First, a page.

Every year on April 22, Earth Day serves as a reminder of our responsibilities to the planet—both as individuals and as a society. This year, the theme is End Plastic Pollution, a movement to reduce our dependency on plastics that harm the environment. Climate change has played a major role in spurring movements to reduce greenhouse gases, and today, even major cities are jumping on board. New York City, for example, is working toward a goal of 80% reduction in greenhouse emissions by 2050. For-profit companies need to be a part of the larger goal to reduce environmental impact, which could mean some changes in the manufacturing process.
Although there are many ways manufacturers can pitch in and help preserve and clean up the planet, manufacturing in the transportation and auto industries have the potential to make the greatest impact. Rising populations and ever-increasing globalization have created a pressing need for manufacturers to step in and help improve the health and sustainability of the environment.
The High Environmental Cost of Urbanization
Commuters haven’t been imagining it: traffic has been getting worse in urban centers all around the world. 50% of the world’s population now lives in cities, and many of those people are not using public transit. 73% of air pollution in cities come from private cars. These issues show that cleaner transit options and increased emphasis on public transportation will be essential as urbanization progresses. Public transit could reduce carbon emissions by 37 metric tons every year while also reducing fuel consumption and saving commuters both time and money. However, the infrastructure needs to improve in order for transit to provide these benefits.
Manufacturing: A History of Environmental Harm—and the Potential Solution
Up until a few years ago, industrialization was the largest contributing factor in environmental harm. Since the Industrial Revolution, air quality in urban areas has been an ongoing issue. More recently climate change has forced the manufacturing industry to examine its role in consumer culture and the processes that are doing the most damage. Although many common manufacturing processes contributed to greenhouse gases long before they were discovered as harmful, policies and ethical manufacturers are working to reverse these damages. Today, it’s important for manufacturers to step up and be proactive in order to help ensure a sustainable planet for future generations. For transportation and automotive companies, that means focusing on clean technologies and processes, and supporting efforts for better public transportation systems.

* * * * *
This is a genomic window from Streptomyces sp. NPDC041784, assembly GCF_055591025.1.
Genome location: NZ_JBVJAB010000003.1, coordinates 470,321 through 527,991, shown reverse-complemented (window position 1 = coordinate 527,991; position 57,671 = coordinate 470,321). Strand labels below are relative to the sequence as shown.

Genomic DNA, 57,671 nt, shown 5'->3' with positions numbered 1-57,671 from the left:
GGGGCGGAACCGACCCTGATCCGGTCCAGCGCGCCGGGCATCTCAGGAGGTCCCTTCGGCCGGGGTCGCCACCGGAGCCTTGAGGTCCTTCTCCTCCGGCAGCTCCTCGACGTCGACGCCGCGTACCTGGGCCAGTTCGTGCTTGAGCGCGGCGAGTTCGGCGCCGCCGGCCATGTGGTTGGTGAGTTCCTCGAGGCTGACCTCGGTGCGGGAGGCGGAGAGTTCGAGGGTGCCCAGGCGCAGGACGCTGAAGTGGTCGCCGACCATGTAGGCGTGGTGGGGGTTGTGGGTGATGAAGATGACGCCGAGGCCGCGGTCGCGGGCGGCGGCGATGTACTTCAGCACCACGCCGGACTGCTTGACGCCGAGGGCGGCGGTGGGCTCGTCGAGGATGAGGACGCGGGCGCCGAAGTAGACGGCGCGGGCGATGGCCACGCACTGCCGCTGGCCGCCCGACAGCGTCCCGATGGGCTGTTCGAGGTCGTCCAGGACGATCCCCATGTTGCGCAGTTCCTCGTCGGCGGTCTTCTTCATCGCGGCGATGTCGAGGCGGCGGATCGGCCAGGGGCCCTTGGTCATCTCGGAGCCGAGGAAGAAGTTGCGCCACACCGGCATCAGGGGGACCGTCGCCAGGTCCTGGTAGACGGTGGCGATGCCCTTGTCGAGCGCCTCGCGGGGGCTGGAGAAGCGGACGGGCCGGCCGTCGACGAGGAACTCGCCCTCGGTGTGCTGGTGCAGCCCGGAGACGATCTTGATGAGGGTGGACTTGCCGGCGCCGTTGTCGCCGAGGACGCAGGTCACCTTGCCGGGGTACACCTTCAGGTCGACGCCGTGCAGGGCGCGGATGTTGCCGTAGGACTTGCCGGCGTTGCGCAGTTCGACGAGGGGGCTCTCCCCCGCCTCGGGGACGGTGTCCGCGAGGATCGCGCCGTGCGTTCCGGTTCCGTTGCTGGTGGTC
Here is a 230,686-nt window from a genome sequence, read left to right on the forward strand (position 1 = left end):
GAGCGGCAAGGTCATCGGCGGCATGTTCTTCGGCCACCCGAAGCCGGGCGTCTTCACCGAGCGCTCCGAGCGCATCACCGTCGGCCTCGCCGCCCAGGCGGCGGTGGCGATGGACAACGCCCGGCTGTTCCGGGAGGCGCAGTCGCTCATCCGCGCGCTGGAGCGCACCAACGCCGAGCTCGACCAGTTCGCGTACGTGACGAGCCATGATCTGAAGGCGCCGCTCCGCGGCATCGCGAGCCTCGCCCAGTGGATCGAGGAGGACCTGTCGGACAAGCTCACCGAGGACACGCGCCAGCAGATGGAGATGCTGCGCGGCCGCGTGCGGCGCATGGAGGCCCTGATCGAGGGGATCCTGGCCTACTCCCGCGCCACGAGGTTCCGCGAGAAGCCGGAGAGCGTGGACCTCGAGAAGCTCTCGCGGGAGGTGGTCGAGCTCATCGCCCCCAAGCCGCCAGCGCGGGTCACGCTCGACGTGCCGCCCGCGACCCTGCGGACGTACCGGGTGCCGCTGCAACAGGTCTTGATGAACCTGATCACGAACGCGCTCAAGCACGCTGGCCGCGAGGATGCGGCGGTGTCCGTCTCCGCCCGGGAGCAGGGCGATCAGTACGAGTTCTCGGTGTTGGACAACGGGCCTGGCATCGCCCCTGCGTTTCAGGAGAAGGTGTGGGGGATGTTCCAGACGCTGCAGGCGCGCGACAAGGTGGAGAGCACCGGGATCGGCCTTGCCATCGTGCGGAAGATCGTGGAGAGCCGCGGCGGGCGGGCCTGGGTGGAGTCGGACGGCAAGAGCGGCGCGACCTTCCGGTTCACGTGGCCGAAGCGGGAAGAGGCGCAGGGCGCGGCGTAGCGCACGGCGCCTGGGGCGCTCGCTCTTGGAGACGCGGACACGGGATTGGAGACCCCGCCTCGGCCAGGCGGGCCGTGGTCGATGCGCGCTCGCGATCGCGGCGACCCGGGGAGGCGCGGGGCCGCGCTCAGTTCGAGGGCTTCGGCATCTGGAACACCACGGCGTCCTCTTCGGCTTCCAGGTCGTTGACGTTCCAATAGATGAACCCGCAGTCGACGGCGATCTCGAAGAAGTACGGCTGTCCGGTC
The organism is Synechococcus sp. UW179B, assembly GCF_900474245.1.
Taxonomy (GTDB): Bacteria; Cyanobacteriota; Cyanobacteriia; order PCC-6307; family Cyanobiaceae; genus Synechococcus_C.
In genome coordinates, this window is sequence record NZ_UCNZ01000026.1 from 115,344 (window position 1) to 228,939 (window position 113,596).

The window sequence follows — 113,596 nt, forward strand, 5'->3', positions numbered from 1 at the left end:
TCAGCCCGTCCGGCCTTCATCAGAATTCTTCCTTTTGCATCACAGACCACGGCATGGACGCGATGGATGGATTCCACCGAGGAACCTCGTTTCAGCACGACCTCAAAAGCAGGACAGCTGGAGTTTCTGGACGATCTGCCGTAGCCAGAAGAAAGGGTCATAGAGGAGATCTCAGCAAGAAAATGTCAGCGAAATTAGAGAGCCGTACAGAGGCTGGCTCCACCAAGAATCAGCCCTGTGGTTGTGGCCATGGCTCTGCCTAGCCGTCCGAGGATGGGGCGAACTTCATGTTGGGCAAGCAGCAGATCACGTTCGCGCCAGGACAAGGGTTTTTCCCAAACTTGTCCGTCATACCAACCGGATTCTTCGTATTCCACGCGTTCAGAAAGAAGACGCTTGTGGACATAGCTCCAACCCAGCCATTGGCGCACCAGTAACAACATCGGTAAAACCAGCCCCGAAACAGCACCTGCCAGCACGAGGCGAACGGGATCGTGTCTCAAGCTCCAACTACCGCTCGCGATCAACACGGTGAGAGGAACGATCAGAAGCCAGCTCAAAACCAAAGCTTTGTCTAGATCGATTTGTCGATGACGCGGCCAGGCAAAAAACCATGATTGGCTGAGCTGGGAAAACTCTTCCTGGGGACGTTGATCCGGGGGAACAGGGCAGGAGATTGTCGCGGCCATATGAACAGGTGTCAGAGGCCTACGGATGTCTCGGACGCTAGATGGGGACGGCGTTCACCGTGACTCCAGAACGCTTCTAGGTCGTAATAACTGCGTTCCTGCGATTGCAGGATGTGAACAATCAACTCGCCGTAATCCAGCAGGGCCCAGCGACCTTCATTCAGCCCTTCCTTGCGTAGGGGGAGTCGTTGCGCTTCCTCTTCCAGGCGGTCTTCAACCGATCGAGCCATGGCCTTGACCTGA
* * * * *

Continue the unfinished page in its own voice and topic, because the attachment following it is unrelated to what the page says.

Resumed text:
Manufacturing Innovations for Sustainability
Some transportation and automotive companies have been adopting sustainability initiatives for years. Instead of using fossil fuels, companies like BMW have switched much of their manufacturing over to renewable energy sources. Two of BMW’s car models are made using 100% renewable energy, and the company has strategically begun producing carbon fiber using hydroelectric power. These and other changes in manufacturing processes help to reduce toxins and environmental stress the industry contributes.
Changes to the cars themselves have also been a major environmental focus for automakers. Many of the biggest companies have gotten into the electric vehicle market, recognizing that our dependency on oil is both environmentally harmful and unsustainable long-term. Startup Lightyear One is even working on prototype vehicles that can run on solar power—a challenge that has so far eluded top innovators.
Benefits of Manufacturing the Future of Transportation
Manufacturing companies that choose to participate in the environmental movement gain several advantages. First, they “future-proof” themselves to a certain extent from policies that could be implemented. Companies that don’t change their process could be forced to when new legislation is passed, while the companies that have stayed up to date with environmental best practices won’t have to scramble. They also build up brand reputation and trust that can fuel the business for long-term growth and success.
How Expensive is Clean Transit?
Obviously, cost is a major concern for manufacturers in switching their focus to environmental friendliness. Despite the common perception that sustainable manufacturing is inescapably more expensive than traditional manufacturing, changing processes and energy sources can actually save companies money over time. What’s more, a large number of Americans are beginning to direct their spending to companies that focus on environmental or social good—both categories that sustainable transit falls into. For Earth day this year, let’s all think a little bit harder about how the ways we travel affect the planet—and what individuals and companies can do to make things cleaner.
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